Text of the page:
season, Fukuoka floods his paddies for only a short duration (after
        barley harvest) while the clover is still very thick and the rice is just
        getting started. This weakens the clover and other weeds but does not
        slow the rice down. When asked what else he does for the weeds, he
        laughed and simply replied, "I don't do anything for the weeds, they do
        just fine by themselves." The rice is harvested after the summer and its
        straw too is returned whole to the land. Thus the cycle is completed and
        begins anew in the fall. Fukuoka reveals to us how food plants and all
        other plants will grow naturally and vigorously with little or no human
        effort. It does not matter if we grow rice or vegetables, if we are at home
        or in Japan, nor if we nurture a small garden or an expansive farm. Natural
        farming goes beyond simply casting seeds or picking fruits to
        acknowledge our union with Nature and the very abundance which
        created us. Fortunately, home gardeners are among those most likely to
        discover the virtue of natural farming. This is because they are motivated
        by the desire to create food, not profit, and because they sincerely enjoy
        toiling in the garden. When we no longer distinguish our selves from the
        garden, our toils and discoveries become like light-hearted steps along
        the road back to Nature. Kirby Fry Program Coordinator Cross Timbers
        Permaculture Institute
      • Robert Monie
        REPLY (Bob Monie): Try http://www.crosswinds.net/~essenes/fry.html ... === message truncated === __________________________________________________ Do You
        Message 3 of 4 , Dec 13, 2001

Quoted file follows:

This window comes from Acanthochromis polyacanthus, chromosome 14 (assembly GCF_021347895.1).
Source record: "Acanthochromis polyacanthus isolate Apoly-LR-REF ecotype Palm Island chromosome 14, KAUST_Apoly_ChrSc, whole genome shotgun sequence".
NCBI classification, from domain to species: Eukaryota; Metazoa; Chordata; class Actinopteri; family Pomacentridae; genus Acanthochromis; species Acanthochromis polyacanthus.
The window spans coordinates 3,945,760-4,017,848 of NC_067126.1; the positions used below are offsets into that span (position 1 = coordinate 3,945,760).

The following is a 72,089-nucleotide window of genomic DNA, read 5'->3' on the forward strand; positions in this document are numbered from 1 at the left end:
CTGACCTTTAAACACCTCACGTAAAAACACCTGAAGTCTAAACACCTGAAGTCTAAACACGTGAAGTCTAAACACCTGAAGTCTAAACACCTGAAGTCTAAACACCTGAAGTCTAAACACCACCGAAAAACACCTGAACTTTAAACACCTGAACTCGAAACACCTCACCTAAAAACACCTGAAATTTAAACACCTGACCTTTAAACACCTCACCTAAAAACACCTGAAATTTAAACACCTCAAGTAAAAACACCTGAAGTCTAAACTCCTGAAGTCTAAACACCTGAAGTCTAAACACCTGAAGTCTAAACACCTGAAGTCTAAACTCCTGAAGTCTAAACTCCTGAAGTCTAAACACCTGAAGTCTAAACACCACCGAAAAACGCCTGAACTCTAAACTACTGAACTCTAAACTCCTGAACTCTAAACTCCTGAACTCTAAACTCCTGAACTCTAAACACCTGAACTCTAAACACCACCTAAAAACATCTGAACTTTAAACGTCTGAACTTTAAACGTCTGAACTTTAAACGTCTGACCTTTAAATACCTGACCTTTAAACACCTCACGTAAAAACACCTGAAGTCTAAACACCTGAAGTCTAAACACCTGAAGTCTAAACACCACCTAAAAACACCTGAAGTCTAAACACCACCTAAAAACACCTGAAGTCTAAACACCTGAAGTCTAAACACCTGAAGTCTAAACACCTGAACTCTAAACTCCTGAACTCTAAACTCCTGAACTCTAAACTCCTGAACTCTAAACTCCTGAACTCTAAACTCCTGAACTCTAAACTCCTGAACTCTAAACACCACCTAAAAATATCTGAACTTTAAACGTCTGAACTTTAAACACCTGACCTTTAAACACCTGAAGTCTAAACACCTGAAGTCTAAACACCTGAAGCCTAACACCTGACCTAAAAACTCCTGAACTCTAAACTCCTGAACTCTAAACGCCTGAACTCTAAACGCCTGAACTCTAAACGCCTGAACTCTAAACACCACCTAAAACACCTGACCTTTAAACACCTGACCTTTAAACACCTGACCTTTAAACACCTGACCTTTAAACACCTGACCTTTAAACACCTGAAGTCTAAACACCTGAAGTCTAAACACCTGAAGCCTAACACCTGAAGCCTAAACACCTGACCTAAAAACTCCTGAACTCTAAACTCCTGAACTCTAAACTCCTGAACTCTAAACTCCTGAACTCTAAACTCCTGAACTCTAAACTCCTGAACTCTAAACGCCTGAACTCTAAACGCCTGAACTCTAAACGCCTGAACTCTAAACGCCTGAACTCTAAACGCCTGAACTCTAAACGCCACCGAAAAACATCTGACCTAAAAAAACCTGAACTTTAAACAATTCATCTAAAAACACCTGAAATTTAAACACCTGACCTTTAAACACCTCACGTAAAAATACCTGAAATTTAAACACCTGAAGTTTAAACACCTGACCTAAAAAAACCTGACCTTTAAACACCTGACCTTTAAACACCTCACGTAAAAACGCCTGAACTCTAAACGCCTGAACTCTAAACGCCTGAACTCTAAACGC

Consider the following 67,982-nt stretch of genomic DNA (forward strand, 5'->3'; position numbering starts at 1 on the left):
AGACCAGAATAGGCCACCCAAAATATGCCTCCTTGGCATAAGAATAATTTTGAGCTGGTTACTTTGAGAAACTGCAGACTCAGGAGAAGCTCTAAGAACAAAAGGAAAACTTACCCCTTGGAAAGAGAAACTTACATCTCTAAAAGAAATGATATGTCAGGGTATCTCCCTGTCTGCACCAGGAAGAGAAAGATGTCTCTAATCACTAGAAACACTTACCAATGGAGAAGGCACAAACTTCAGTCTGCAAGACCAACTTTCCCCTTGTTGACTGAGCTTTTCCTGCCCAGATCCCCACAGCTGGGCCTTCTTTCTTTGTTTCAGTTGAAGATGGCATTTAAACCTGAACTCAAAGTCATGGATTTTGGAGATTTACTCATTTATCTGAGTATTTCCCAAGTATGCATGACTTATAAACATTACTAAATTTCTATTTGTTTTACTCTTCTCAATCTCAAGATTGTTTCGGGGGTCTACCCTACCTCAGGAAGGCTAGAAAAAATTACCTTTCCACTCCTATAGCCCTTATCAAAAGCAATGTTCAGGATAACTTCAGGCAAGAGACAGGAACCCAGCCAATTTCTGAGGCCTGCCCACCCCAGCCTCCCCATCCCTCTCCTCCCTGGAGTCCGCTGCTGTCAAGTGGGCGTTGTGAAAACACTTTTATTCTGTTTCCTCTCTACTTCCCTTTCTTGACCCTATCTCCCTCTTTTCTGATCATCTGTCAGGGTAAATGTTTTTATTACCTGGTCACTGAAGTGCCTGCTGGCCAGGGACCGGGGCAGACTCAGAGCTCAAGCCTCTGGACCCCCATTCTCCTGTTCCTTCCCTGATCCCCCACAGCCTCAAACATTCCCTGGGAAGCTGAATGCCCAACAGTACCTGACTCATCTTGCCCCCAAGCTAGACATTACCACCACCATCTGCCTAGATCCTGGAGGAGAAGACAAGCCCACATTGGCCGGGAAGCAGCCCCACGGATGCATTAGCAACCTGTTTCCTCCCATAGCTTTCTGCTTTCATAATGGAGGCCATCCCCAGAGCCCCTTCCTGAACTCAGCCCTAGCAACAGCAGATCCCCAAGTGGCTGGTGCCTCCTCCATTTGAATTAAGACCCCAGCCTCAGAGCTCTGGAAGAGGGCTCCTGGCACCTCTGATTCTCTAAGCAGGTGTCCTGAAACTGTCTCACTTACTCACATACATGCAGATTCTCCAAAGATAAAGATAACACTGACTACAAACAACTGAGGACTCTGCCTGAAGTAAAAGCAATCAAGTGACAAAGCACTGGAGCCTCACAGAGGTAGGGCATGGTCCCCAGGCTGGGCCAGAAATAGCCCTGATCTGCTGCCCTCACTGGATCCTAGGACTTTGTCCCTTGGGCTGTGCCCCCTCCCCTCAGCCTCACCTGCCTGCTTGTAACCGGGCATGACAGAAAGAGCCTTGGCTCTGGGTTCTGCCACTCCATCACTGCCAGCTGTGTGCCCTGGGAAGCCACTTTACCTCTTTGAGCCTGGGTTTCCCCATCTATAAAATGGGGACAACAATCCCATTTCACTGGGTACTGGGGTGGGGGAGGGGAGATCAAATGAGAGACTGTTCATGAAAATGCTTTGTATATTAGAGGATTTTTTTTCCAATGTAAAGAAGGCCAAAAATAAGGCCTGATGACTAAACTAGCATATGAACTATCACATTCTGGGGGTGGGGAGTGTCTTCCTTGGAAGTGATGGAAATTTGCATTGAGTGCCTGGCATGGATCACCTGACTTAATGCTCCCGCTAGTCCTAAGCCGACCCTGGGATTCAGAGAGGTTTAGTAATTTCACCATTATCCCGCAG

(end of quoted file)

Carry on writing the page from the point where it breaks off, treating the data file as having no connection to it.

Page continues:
REPLY (Bob Monie):

          Try http://www.crosswinds.net/~essenes/fry.html


          --- flylo@... wrote:
          > The Natural Way of Farming (kirby Fry)
          >
          > (I'm sorry I don't have the web site that this came
          > from. There were
          > several good articles specifically about Fukuoka
          > methods as well as
          > some interviews.)
          >
          > When we create a garden and are mindful of the
          > plants growing in it, we
          > ourselves grow from being in closer contact with the
          > same natural cycles
          > affecting the plants. The budding flower unfurls its
          > spring banner before
          > us, the heavy fruit heralds the end of a growing
          > season and the withered
          > stalk whispers of seasons past and yet to come. The
          > synchronicity
          > between seasons and plants is a vibrant illustration
          > of the natural
          > patterns which affect all life. Recognizing that we
          > too are an expression
          > of these patterns is the very heart and soul of
          > farming naturally. Natural
          > farming is a simple notion really, it embraces the
          > philosophy of, "do as
          > little as possible." It is a realm where Nature is
          > the master gardener and
          > human decision making plays a minor role. It
          > acknowledges Nature to be
          > the whole from which we were created and the whole
          > which has
          > sustained us since that creation. Instead of asking
          > what extra activities
          > we can do to "improve" upon Nature, to grow better
          > food, we should be
          > asking what don't we need to do. It is as simple as
          > that and as profound
          > as a new understanding of self and Nature. If
          > someone proved to us that
          > digging, weeding, fertilizing, pest control and
          > pruning were not
          > necessary to grow food would we continue to do so? A